Virginian taxpayers paid for everything the General Assembly included in their last budget. Now they want their change back. It’s as simple as that.

Barbara Hollingsworth is Visiting Fellow with the Thomas Jefferson Institute for Public Policy. She can be reached at [email protected]. 

Posted in Economy, Taxes | Comments Off on Virginians Want Their Change Back

Why Dominion is Calm in Wind Energy Storm

Share this article on:

With growing turmoil in the offshore wind industry finally being reported, it would be nice to turn the clock back a year and revisit the State Corporation Commission’s failed 2022 effort to impose a real performance standard on Dominion Energy Virginia’s $10 billion, 176-turbine project. No such luck, Virginia.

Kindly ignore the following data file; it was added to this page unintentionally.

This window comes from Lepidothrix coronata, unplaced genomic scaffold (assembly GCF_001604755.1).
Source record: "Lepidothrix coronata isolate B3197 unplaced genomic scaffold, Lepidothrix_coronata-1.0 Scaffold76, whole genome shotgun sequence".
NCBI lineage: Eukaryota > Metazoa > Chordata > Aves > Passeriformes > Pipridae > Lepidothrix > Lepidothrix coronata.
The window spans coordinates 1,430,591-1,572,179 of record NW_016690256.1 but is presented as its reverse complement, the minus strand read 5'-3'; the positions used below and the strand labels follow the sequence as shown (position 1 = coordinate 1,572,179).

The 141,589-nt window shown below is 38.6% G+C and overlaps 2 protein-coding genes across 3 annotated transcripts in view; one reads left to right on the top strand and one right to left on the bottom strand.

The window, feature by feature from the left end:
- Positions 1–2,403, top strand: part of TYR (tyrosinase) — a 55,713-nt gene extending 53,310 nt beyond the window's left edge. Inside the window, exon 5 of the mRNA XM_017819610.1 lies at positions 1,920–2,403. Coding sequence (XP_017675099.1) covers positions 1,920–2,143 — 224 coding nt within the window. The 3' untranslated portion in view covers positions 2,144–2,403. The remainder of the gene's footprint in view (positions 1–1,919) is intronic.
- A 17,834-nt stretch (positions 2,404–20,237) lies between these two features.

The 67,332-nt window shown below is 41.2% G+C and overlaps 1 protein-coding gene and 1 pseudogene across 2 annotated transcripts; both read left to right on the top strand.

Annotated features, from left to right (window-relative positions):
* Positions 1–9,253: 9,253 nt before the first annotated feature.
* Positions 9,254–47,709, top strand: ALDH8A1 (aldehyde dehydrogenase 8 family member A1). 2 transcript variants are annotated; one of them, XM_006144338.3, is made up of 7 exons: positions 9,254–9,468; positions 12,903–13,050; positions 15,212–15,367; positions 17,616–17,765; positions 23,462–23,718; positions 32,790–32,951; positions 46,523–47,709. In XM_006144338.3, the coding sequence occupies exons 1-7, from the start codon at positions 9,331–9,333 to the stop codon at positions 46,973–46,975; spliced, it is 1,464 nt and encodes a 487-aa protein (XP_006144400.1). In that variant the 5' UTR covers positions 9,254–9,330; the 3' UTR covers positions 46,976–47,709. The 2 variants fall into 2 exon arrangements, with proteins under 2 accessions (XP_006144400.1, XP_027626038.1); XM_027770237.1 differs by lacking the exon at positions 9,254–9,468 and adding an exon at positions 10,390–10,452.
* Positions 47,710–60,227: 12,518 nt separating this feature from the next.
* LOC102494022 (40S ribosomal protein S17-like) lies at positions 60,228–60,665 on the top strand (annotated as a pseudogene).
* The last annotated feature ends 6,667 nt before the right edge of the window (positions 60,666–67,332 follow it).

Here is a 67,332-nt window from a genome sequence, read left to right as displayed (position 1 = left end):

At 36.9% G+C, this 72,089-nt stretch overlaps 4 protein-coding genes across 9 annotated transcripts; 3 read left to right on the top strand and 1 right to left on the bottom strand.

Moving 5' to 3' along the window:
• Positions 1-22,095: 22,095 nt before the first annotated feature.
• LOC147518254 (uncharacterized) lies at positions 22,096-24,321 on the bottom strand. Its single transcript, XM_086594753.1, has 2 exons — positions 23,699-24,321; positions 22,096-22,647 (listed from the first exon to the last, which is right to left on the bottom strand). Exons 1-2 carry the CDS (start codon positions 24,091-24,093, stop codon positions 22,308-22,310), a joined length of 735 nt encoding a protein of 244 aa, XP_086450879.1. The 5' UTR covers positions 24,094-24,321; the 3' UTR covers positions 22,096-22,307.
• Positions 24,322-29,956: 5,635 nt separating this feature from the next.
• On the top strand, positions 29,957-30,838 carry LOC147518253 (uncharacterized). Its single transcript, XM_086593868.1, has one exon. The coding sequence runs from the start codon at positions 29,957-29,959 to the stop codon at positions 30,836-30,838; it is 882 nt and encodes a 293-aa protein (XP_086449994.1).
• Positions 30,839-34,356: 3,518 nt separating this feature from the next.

While two projects in New England’s waters are under active construction, and the Biden Administration’s Bureau of Ocean Energy Management is cranking out cookie-cutter approvals up and down the coast, major signs of financial stress are showing in many places. Some projects have been cancelled, some are being renegotiated for higher prices, and the proposal near North Carolina’s Kitty Hawk still lacks a buyer for its power.

Here is how Barron’s summarized the situation recently:

At least eight multinational companies in three states have quietly started to back out of wind contracts or ask to renegotiate deals in ways that will pass more costs to consumers. Beyond Shell (ticker: SHEL), they include BP (BP), Denmark’s Orsted (DNNGY), Norway’s Equinor (EQNR), Spain’s Iberdrola (IBDRY), Portugal’s Energias de Portugal (EDPFY), and France’s Engie (ENGIY) and state-owned Electricite de France.